How to Install a Paver Walkway: Follow the Steps
Installing a Paver Sidewalk at a Glance
- Step 1: Plan walkway
- Step 2: Build paver base
- Step 3: Lay pavers
- Step 4: Add sand to joints
A paver sidewalk is a great way to add a bit of design and curb appeal to your landscape. Furthermore, it provides convenient access to your home. The last thing you want is visitors trampling all over your beautiful grass and destroying it just to reach the house.
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Installing a paver walkway is something many homeowners can do by themselves without the help of a professional landscaper. This DIY project can be completed over a long weekend. Here’s how.
Paver Walkway Vs. Concrete Walkway
When it comes to sidewalks, there are several options that homeowners can choose from. A concrete walkway is one of the most popular options, as it’s durable, low maintenance and looks good. However, it tends to crack as time goes by and has to be completely removed and replaced, which is very costly. While some patching can be done along the way, once the concrete begins to crumble, a full replacement is in order.
Pavers, on the other hand, don’t crack over time like concrete. And if you notice that one or two of them have cracked from accidentally dropping something heavy on them, you can easily pop them out and put in new ones. This is the biggest advantage a paver walkway has over a concrete one. If you want to use concrete because you like its aesthetics and durability, then you might want to consider installing a concrete paver walkway.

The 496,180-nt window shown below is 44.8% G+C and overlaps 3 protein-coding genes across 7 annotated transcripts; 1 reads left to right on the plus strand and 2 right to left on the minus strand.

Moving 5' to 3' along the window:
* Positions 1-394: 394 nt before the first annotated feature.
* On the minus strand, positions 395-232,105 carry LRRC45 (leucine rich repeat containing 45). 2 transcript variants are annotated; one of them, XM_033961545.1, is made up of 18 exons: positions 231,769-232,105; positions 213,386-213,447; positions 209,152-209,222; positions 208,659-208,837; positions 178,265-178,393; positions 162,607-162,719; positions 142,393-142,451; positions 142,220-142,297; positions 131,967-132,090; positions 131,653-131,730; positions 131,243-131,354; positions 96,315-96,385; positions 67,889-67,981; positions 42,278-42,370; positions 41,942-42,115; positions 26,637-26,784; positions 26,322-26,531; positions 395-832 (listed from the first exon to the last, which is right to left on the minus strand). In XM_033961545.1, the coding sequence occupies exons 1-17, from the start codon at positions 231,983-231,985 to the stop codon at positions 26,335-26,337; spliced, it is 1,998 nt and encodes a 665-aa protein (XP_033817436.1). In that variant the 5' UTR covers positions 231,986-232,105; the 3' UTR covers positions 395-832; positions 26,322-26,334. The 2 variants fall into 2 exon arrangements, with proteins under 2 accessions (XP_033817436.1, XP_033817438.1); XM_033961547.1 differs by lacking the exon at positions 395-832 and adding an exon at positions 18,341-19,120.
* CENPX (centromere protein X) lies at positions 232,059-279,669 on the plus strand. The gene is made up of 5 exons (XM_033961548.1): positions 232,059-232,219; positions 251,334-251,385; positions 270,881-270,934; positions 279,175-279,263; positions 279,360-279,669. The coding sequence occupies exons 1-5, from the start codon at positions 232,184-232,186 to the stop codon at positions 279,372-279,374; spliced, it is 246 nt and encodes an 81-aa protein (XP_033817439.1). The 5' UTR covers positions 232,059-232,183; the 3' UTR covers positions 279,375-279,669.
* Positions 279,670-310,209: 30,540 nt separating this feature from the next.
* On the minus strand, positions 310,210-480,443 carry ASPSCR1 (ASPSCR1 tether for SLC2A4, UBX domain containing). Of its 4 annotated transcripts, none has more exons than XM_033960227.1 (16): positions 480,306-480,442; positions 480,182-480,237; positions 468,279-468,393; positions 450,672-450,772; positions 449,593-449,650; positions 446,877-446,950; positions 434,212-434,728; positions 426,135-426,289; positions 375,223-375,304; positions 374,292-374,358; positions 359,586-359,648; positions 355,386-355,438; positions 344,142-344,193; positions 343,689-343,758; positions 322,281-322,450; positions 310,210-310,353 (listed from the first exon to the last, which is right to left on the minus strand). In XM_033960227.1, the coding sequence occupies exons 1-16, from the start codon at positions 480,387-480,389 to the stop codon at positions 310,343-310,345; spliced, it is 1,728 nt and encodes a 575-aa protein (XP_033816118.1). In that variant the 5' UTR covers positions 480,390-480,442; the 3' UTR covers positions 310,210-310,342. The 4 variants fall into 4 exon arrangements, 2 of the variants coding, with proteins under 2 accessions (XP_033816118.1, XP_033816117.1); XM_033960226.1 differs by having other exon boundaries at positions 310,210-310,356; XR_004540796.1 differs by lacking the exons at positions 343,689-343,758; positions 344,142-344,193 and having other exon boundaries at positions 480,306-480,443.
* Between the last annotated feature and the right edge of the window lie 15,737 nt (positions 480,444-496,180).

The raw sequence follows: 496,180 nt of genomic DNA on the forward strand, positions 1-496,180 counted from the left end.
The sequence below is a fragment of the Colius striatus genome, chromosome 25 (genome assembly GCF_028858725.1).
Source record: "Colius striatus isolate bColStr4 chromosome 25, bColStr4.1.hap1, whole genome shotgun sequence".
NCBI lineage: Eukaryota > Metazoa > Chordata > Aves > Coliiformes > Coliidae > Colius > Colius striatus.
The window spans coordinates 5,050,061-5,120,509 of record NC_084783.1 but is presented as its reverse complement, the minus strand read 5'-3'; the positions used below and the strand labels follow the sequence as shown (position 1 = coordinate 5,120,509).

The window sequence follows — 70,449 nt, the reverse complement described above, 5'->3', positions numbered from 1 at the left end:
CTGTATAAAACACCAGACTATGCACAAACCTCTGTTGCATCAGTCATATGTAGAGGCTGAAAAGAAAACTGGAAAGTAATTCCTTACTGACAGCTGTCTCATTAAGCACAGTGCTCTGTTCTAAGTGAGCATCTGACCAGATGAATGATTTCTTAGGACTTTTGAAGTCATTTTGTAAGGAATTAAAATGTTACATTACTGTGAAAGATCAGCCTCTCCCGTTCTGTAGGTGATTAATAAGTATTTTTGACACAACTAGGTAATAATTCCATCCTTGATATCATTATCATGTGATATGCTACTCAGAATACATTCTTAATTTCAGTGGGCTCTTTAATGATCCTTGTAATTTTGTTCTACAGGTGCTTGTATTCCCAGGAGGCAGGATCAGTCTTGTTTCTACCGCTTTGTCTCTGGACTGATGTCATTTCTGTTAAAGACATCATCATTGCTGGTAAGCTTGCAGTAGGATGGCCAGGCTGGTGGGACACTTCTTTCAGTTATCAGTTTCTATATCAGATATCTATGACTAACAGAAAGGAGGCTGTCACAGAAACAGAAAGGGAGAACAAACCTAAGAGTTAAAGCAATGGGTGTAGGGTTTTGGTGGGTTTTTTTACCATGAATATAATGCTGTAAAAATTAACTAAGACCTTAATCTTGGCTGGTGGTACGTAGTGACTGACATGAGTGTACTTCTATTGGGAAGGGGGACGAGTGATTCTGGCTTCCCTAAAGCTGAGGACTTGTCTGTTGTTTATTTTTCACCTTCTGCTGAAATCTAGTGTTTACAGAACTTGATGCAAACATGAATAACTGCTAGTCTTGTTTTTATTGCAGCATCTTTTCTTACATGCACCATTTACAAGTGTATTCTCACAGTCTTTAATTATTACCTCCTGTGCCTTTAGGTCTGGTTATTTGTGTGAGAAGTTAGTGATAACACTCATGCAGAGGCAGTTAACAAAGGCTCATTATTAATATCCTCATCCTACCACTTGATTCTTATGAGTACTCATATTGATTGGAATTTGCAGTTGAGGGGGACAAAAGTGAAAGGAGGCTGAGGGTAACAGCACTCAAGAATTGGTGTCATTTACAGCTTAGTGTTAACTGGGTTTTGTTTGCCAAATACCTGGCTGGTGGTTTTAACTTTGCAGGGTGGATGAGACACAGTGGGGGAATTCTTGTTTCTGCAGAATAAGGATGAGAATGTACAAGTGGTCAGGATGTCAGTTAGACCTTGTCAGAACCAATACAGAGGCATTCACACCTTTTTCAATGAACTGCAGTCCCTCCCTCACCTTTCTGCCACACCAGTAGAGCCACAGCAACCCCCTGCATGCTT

The Anatomy of a Paver Walkway
A traditional paver sidewalk is simple and consists of a couple of layers. Starting from the bottom, you have a 7-inch layer of crushed gravel. Gravel is one of the cheapest paver base materials out there. And a gravel base is important because it effectively creates ground tension, which prevents the sidewalk pavers from sinking. It also prevents water from pooling underneath the pavers, which can cause them to shift. After the base of crushed stone, a 1.5-inch layer of bedding sand needs to be applied.
Next come the pavers themselves, followed by polymeric sand applied in the joints (empty spaces between the pavers). The polymeric sand acts as a bonding agent that holds the pavers together once it is sprayed with water.
Step 1: Plan and Prepare the Walkway
To start creating your DIY paver walkway, you’ll need to mark the layout of the path. If it’s a straight walkway, you can get away with stakes and string to mark the course. However, if there are curves along the path, you’ll need to use two long pieces of rope to mark it out. Make sure the walkway width is even by measuring it with a tape measure along the path and making adjustments. Speaking of width, to allow two people to walk comfortably side by side, an ideal measurement is between 36 and 48 inches. With the course laid out, use a shovel to dig a slash in the ground that marks the perimeter. Now, you’re ready to start building the paver stone walkway base.
Step 2: Build the Paver Base
First, you’ll need to dig a trench. To determine the depth of the trench, simply add the height of the paver to the height of the base (about 8.5 inches). Getting the height right is where a lot of DIYers make a mistake. If the trench is not deep enough, the base will not be solid enough, which will cause problems in the future.